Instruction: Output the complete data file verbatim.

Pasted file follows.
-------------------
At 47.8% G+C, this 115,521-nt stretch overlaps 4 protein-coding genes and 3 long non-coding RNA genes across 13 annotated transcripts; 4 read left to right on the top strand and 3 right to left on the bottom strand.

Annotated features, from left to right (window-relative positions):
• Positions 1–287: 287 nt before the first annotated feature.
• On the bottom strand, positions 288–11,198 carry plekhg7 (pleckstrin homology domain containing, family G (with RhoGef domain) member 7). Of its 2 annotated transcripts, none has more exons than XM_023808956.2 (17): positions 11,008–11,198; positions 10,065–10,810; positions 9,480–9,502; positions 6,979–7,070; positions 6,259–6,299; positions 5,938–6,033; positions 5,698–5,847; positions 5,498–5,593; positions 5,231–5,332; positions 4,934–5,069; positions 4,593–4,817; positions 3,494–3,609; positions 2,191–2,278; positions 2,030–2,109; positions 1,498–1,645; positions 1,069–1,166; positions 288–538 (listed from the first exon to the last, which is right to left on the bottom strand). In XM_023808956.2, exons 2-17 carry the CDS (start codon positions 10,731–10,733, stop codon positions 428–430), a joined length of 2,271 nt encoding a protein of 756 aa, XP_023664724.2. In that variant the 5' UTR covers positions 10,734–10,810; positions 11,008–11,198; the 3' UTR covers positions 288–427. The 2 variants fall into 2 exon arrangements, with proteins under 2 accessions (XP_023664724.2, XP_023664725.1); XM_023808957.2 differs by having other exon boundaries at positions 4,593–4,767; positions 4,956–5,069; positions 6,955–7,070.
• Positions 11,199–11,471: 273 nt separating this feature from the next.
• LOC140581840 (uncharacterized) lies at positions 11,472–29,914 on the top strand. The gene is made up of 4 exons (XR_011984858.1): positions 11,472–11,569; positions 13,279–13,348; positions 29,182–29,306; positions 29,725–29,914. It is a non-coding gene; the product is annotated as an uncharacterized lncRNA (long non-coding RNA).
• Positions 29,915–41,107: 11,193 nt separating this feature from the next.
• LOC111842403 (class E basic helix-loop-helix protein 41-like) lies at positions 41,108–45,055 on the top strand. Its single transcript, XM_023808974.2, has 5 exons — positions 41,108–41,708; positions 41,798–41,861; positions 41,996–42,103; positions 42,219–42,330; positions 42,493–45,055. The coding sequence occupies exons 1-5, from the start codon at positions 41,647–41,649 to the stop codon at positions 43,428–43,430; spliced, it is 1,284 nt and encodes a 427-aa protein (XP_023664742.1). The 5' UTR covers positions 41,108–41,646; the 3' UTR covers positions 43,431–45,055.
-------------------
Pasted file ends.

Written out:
At 47.8% G+C, this 115,521-nt stretch overlaps 4 protein-coding genes and 3 long non-coding RNA genes across 13 annotated transcripts; 4 read left to right on the top strand and 3 right to left on the bottom strand.

Annotated features, from left to right (window-relative positions):
• Positions 1–287: 287 nt before the first annotated feature.
• On the bottom strand, positions 288–11,198 carry plekhg7 (pleckstrin homology domain containing, family G (with RhoGef domain) member 7). Of its 2 annotated transcripts, none has more exons than XM_023808956.2 (17): positions 11,008–11,198; positions 10,065–10,810; positions 9,480–9,502; positions 6,979–7,070; positions 6,259–6,299; positions 5,938–6,033; positions 5,698–5,847; positions 5,498–5,593; positions 5,231–5,332; positions 4,934–5,069; positions 4,593–4,817; positions 3,494–3,609; positions 2,191–2,278; positions 2,030–2,109; positions 1,498–1,645; positions 1,069–1,166; positions 288–538 (listed from the first exon to the last, which is right to left on the bottom strand). In XM_023808956.2, exons 2-17 carry the CDS (start codon positions 10,731–10,733, stop codon positions 428–430), a joined length of 2,271 nt encoding a protein of 756 aa, XP_023664724.2. In that variant the 5' UTR covers positions 10,734–10,810; positions 11,008–11,198; the 3' UTR covers positions 288–427. The 2 variants fall into 2 exon arrangements, with proteins under 2 accessions (XP_023664724.2, XP_023664725.1); XM_023808957.2 differs by having other exon boundaries at positions 4,593–4,767; positions 4,956–5,069; positions 6,955–7,070.
• Positions 11,199–11,471: 273 nt separating this feature from the next.
• LOC140581840 (uncharacterized) lies at positions 11,472–29,914 on the top strand. The gene is made up of 4 exons (XR_011984858.1): positions 11,472–11,569; positions 13,279–13,348; positions 29,182–29,306; positions 29,725–29,914. It is a non-coding gene; the product is annotated as an uncharacterized lncRNA (long non-coding RNA).
• Positions 29,915–41,107: 11,193 nt separating this feature from the next.
• LOC111842403 (class E basic helix-loop-helix protein 41-like) lies at positions 41,108–45,055 on the top strand. Its single transcript, XM_023808974.2, has 5 exons — positions 41,108–41,708; positions 41,798–41,861; positions 41,996–42,103; positions 42,219–42,330; positions 42,493–45,055. The coding sequence occupies exons 1-5, from the start codon at positions 41,647–41,649 to the stop codon at positions 43,428–43,430; spliced, it is 1,284 nt and encodes a 427-aa protein (XP_023664742.1). The 5' UTR covers positions 41,108–41,646; the 3' UTR covers positions 43,431–45,055.